Almost all businesses have a website and therefore an online footprint, which means you are vulnerable to another company stealing your identity or taking on a similar identify to confuse your customers. It is also very common for competitors to use a URL similar to yours to divert traffic away from your site to their own. Until recently, a company in say Portsmouth called ‘Wrights Roofing’ and a company in Newcastle called ‘Wrights Roofing’ could probably both trade successfully, and without confusion, as they traded and advertised locally. Now an internet searcher typing in ‘Wrights Roofing’ will see both companies appear but will not know which is the company they are looking for. Businesses are a mouse click away from each other. If one of the companies decides to trade mark, the other will be forced to rebrand.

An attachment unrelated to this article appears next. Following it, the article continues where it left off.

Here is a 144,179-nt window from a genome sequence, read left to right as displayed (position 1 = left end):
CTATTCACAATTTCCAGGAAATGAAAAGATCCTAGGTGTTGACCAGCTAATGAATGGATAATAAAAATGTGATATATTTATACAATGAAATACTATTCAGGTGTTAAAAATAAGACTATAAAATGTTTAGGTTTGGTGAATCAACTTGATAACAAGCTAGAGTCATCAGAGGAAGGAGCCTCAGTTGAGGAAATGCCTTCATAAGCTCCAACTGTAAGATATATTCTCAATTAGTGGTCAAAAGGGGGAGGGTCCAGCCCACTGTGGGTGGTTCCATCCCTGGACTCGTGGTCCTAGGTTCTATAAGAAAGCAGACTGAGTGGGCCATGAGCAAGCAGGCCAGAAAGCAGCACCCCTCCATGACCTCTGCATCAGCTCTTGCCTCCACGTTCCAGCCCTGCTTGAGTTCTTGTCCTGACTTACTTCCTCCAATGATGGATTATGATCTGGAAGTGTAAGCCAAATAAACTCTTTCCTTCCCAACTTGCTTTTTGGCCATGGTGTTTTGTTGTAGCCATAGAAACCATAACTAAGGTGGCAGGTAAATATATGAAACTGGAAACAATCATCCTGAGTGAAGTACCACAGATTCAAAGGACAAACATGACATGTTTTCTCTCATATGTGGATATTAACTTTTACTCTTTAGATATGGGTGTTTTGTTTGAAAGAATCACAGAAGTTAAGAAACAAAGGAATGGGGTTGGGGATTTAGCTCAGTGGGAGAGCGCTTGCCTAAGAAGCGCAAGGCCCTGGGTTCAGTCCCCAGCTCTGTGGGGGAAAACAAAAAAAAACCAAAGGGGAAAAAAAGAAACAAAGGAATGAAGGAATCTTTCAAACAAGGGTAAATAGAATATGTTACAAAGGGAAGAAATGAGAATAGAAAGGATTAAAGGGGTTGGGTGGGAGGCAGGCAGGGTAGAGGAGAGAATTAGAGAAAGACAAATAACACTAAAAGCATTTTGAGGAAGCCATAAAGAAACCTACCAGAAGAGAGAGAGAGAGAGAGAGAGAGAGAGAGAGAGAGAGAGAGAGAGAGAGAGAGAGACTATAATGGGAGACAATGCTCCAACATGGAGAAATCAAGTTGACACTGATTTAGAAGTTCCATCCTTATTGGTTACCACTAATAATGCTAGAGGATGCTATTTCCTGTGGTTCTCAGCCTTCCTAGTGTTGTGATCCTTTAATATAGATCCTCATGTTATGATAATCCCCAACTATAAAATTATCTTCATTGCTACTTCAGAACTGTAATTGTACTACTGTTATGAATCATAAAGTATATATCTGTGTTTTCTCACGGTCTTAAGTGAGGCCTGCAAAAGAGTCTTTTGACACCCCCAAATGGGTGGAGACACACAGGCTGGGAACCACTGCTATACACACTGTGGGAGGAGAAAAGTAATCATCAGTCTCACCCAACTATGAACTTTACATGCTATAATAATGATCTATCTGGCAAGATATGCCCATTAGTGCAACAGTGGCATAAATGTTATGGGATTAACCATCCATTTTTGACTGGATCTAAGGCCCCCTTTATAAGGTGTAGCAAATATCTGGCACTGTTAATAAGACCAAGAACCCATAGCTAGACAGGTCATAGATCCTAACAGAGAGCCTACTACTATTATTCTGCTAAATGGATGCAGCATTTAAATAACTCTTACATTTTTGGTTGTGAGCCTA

8. Can two companies hold the same name?

Yes, trade marks are registered by class and there are 45 different classes.

9. The best names to trade mark?  

Make sure your trade mark is distinctive.  Made-up words are arguably the most distinctive and are one of the easiest ways to ensure a successful trade mark application - for example, Yakult. Don’t be too literal or descriptive with your company or product name. Names such as Sweet Cakes for a patisserie won’t be accepted, nor will misspelt words such as Letha Bagz.  You also can’t register a trade mark that includes a famous name or brand, for example MICROSOFT for a clothing company.

10. Can I use the TM symbol?